If you’ve ever played sport against a competitor who was significantly better than you, or on a team of players who were clearly a grade above you, you will understand the power of surrounding yourself with people who are more experienced and skilled than you are. Surrounding yourself with more advanced people is a sure-fire way to improve your skills in any domain.
It’s the same story when it comes to getting better at innovation. When people involved in innovation come together and share their knowledge and experiences, learning and growth happens. I work with Intrapreneurs – a term that refers to those entrepreneurial people who are seeking to drive innovation within established, large organisations. They often have titles such as Innovation Manager / Director / Partner. Their roles are nothing short of complex. An average week will see them getting out of the building to observe their customers, facilitating an idea generation session and constantly encouraging their people to “test and learn, test and learn!”. Each journey will be different, but there are certainly some common challenges – fighting for budget, getting leaders to truly commit to doing innovation and challenging people to truly understand their customers. For those of you who may be starting out, whether in an innovation role or simply trying to be more innovative in your own role, there’s plenty to learn from those who have been at it for a few years!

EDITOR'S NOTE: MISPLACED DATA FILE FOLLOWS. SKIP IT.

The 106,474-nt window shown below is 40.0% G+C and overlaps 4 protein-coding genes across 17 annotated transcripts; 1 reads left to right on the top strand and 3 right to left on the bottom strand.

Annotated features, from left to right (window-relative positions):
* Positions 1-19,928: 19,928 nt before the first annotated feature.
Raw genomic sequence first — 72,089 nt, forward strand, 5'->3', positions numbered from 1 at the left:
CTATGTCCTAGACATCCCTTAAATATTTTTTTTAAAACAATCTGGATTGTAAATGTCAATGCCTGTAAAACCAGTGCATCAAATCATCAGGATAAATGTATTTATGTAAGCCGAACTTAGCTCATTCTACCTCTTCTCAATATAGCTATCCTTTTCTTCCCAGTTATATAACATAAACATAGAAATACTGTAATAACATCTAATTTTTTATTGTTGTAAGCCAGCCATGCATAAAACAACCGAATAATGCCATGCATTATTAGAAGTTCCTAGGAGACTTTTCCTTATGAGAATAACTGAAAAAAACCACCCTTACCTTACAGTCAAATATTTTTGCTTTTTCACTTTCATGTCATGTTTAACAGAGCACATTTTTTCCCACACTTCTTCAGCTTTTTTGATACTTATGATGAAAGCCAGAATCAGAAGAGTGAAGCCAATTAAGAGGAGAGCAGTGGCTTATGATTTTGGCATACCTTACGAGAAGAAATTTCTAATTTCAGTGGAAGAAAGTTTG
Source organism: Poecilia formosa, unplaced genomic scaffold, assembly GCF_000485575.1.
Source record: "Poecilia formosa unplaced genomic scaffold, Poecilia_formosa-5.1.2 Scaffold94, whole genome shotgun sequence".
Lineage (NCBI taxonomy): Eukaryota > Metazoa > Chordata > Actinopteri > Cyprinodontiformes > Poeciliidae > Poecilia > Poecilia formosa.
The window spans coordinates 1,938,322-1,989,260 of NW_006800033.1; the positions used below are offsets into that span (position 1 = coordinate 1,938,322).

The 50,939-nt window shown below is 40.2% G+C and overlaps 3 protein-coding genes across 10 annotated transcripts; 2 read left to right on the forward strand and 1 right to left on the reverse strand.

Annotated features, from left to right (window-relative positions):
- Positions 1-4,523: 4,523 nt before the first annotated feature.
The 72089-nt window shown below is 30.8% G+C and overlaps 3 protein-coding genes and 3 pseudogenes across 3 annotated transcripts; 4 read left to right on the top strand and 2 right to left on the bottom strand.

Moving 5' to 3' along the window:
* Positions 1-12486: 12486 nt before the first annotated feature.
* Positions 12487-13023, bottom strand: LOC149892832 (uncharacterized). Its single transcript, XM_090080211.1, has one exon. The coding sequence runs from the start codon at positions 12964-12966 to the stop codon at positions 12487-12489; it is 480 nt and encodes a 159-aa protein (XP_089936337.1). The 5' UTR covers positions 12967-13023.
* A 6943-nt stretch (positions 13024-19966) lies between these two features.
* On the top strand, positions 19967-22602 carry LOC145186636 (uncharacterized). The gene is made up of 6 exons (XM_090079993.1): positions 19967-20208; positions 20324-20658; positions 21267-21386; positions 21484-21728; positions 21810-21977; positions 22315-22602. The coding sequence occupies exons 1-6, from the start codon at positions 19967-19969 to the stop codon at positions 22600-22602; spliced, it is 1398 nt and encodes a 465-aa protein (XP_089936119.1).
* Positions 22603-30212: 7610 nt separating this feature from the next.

I recently caught up with one of my favourite Innovation Managers, Dwayne Bargfrede, to hear about his experiences managing the global innovation program at BlueScope. Dwayne’s been in the role for about 2 years and had lots of great learnings to share with the Inventium community! Check out our conversation:
What is your role at BlueScope and why was it created?
This role was created at the beginning of 2017. At the time, we were doing innovation in all our business units, but we were all doing it slightly differently. So, my role was created to create the common language, and a common approach to innovation, as well as formulate what the innovation journey would look like.
What do you think is the most common misconception about innovation in a corporate environment?
I would say the most common misconception is that when people think innovation, they automatically think it is only those larger, disruptive, game-changer type projects. That it doesn’t apply to continuous improvement. That it’s not Kaizen, it’s not Lean, that it’s somehow separate. When in reality, it’s a little bit of all of that. Innovation is kind of the umbrella that goes over all those specific tools. The challenge is to look at the specific situation and determine the correct process or tools to use.
What’s been the biggest challenge that you’ve faced in your role?
It’s very easy for people to say innovation is important. No one’s going to say it’s not (to your face at least). But do they really believe it, to actually do some of the stuff? That’s been a big challenge.
I’ve really had to step back and think – “how do I get people to believe in the process?” – because understanding it is just not enough. And that’s why I’m now starting to work on building specific internal case studies to show people the results.